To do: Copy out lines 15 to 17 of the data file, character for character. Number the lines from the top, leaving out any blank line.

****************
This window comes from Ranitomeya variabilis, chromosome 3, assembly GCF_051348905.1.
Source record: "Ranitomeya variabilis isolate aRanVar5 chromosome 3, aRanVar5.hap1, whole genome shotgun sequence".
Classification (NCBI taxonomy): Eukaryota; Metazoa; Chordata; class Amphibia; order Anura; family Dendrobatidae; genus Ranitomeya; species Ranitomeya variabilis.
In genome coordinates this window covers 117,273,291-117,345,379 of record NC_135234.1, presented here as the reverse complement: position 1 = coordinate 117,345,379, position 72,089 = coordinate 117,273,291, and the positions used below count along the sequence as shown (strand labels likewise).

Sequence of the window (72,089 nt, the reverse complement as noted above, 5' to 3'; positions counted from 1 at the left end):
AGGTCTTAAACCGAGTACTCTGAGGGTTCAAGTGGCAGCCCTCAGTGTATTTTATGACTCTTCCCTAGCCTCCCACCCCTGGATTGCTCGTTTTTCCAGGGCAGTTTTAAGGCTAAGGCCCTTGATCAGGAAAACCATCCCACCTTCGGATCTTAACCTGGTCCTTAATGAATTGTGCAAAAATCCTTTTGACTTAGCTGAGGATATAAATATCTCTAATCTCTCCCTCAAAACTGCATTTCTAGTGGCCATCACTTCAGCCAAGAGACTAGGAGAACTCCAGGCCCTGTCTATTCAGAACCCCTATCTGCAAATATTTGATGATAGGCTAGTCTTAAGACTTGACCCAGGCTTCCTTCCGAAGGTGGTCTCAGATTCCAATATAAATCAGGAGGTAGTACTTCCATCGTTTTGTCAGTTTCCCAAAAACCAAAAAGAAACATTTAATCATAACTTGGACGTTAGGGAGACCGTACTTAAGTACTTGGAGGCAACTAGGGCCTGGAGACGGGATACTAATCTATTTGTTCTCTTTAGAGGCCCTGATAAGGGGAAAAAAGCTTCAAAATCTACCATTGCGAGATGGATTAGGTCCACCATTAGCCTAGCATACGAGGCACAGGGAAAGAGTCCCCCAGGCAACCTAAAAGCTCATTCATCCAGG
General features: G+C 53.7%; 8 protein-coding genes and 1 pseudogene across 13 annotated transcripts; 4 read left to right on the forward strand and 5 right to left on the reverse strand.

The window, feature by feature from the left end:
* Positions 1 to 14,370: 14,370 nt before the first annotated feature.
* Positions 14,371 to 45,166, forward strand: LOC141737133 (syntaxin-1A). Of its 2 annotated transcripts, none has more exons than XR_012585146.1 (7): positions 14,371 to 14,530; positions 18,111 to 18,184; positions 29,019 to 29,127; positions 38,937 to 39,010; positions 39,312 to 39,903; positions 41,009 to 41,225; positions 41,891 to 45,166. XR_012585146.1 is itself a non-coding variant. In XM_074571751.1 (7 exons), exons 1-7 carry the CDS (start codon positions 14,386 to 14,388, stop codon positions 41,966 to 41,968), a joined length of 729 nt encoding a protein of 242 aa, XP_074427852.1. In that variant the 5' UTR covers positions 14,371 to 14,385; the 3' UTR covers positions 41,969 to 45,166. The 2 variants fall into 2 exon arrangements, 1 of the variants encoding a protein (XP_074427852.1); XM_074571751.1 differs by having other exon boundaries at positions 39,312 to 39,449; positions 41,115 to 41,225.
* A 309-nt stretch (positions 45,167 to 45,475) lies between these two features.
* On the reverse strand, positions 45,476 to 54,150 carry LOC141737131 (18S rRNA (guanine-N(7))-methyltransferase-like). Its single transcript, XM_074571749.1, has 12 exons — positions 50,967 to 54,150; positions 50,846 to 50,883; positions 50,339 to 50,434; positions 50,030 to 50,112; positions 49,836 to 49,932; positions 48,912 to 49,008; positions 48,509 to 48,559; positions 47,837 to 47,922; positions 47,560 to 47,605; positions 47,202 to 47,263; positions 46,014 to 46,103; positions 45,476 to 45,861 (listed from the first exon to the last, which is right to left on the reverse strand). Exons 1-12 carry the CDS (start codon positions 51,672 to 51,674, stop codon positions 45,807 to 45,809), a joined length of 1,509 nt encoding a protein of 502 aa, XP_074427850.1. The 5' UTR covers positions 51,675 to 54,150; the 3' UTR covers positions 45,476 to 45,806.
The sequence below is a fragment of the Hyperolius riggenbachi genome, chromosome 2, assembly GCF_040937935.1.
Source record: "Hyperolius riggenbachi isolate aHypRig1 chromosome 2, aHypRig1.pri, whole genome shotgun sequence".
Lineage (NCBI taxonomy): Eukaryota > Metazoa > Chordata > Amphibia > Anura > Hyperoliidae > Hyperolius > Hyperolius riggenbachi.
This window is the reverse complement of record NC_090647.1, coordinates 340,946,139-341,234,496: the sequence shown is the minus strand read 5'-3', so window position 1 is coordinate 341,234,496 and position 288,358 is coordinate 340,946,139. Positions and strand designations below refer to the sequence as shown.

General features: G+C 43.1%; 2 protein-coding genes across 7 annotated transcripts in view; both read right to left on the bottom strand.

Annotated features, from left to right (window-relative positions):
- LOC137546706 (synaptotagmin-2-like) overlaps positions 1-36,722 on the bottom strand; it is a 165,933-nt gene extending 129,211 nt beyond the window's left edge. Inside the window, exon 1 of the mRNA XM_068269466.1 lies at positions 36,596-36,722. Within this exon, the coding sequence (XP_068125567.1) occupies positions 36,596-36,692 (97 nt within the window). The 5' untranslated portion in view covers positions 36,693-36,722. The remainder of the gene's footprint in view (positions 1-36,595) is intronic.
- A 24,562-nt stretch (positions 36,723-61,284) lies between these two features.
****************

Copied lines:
Lineage (NCBI taxonomy): Eukaryota > Metazoa > Chordata > Amphibia > Anura > Hyperoliidae > Hyperolius > Hyperolius riggenbachi.
This window is the reverse complement of record NC_090647.1, coordinates 340,946,139-341,234,496: the sequence shown is the minus strand read 5'-3', so window position 1 is coordinate 341,234,496 and position 288,358 is coordinate 340,946,139. Positions and strand designations below refer to the sequence as shown.

General features: G+C 43.1%; 2 protein-coding genes across 7 annotated transcripts in view; both read right to left on the bottom strand.